Agencies

[Federal Register Volume 70, Number 115 (Thursday, June 16, 2005)]
[Notices]
[Pages 35153-35155]
From the Federal Register Online via the Government Printing Office [www.gpo.gov]
[FR Doc No: 05-11866]


=======================================================================
-----------------------------------------------------------------------

DEPARTMENT OF TRANSPORTATION

Pipeline and Hazardous Materials Safety Administration

[Docket No. PHMSA-03-14455]


Pipeline Safety: Public Meeting on Applying, Interpreting, and 
Evaluating Data From In-Line Inspection Devices

AGENCY: Office of Pipeline Safety, Pipeline and Hazardous Materials 
Safety Administration, DOT.

ACTION: Notice; public meeting.

-----------------------------------------------------------------------

SUMMARY: The Pipeline and Hazardous Materials Safety Administration's 
Office of Pipeline Safety (OPS) is hosting a public meeting to discuss 
concerns it has with how operators are applying, interpreting, and 
evaluating data acquired from In-Line Inspection Devices (ILI), and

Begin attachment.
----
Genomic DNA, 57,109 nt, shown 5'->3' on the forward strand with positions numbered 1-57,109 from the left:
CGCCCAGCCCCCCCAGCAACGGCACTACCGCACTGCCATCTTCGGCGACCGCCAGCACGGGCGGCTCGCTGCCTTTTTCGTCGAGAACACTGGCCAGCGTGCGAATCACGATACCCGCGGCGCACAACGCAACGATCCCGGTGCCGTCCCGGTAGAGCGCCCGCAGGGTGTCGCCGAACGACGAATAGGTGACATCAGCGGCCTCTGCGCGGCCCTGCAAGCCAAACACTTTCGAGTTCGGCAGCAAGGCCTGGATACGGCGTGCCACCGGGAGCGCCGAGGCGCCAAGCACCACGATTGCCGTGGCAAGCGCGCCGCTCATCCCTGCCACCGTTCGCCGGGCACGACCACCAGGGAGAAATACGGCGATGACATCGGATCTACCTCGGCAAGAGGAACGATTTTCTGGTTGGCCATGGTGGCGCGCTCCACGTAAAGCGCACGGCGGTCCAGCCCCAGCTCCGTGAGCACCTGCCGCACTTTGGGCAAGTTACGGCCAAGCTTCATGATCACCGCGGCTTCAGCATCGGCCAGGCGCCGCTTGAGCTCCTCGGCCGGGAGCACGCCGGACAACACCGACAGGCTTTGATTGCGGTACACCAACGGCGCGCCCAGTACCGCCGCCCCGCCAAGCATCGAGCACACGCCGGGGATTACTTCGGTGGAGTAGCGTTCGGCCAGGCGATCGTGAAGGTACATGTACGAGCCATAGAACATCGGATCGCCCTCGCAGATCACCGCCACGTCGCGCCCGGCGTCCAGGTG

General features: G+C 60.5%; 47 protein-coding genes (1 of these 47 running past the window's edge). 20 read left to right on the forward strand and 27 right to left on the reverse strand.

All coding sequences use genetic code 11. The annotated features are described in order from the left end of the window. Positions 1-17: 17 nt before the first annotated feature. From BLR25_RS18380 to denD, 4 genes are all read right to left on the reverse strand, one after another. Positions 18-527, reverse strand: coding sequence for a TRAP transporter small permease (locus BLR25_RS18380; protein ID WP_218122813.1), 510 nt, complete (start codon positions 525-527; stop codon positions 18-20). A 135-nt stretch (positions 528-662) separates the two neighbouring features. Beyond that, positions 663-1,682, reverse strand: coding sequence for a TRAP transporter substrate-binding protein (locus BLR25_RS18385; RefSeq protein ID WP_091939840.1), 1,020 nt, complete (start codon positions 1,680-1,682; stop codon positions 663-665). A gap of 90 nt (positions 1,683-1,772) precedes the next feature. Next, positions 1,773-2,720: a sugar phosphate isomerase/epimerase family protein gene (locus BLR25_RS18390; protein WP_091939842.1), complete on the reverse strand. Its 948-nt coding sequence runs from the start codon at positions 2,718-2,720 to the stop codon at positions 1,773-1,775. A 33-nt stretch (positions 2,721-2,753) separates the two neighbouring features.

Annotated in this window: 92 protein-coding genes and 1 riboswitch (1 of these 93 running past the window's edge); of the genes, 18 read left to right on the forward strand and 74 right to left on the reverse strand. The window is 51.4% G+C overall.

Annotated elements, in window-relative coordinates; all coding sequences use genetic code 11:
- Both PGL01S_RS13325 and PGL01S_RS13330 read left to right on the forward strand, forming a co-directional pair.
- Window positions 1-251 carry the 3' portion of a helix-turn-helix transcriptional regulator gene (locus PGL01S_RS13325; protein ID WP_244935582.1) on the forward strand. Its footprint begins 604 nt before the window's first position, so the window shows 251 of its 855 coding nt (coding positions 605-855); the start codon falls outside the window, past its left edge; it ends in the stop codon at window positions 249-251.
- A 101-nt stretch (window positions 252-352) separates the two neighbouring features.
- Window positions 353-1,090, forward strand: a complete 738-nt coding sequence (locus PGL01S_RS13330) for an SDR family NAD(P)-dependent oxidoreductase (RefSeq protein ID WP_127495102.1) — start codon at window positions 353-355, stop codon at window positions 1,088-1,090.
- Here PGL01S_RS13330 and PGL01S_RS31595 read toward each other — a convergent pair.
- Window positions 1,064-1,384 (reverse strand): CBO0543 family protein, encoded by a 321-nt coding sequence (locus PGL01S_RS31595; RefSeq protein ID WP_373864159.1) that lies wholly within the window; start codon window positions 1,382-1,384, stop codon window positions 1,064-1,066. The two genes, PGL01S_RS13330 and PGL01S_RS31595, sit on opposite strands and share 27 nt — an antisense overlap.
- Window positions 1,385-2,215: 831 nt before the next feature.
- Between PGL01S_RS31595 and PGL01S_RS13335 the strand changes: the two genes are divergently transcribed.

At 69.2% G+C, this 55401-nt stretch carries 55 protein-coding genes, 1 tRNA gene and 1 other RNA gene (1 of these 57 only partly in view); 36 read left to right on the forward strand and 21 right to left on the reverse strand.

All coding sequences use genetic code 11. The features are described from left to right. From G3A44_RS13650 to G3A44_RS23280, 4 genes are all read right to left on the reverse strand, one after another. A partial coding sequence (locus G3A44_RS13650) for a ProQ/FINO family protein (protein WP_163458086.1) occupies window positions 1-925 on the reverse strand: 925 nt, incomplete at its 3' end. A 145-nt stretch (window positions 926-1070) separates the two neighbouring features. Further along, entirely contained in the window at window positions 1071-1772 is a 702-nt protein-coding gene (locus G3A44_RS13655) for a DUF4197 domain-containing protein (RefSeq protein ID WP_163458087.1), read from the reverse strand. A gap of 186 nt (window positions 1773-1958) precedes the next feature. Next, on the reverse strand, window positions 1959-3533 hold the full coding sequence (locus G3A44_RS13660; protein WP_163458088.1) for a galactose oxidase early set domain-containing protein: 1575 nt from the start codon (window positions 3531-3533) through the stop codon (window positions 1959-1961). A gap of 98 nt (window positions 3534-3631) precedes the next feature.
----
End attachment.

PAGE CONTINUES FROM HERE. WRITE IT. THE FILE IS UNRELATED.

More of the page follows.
OPS's expectations about how operators should be effectively 
integrating this data with other information about the operator's 
pipeline. The meeting will be held Thursday, August 11, 2005, in 
Houston, TX, and is open to all interested parties.

DATES: The public meeting will be held Thursday, August 11, 2005, from 
8:30 a.m. to 4.30 p.m.

ADDRESSES: The meeting will be held in Houston, TX. The meeting 
location has not been determined yet and will be made available on 
https://ops.dot.gov shortly.

FOR FURTHER INFORMATION CONTACT: Joy Kadnar (PHMSA/OPS) at 202-366-
0568; joy.kadnar@dot.gov, regarding the subject matter of this notice. 
For information regarding meeting logistics, please contact Veronica 
Garrison at (202) 366-4996; veronica.garrison@dot.gov or Janice Morgan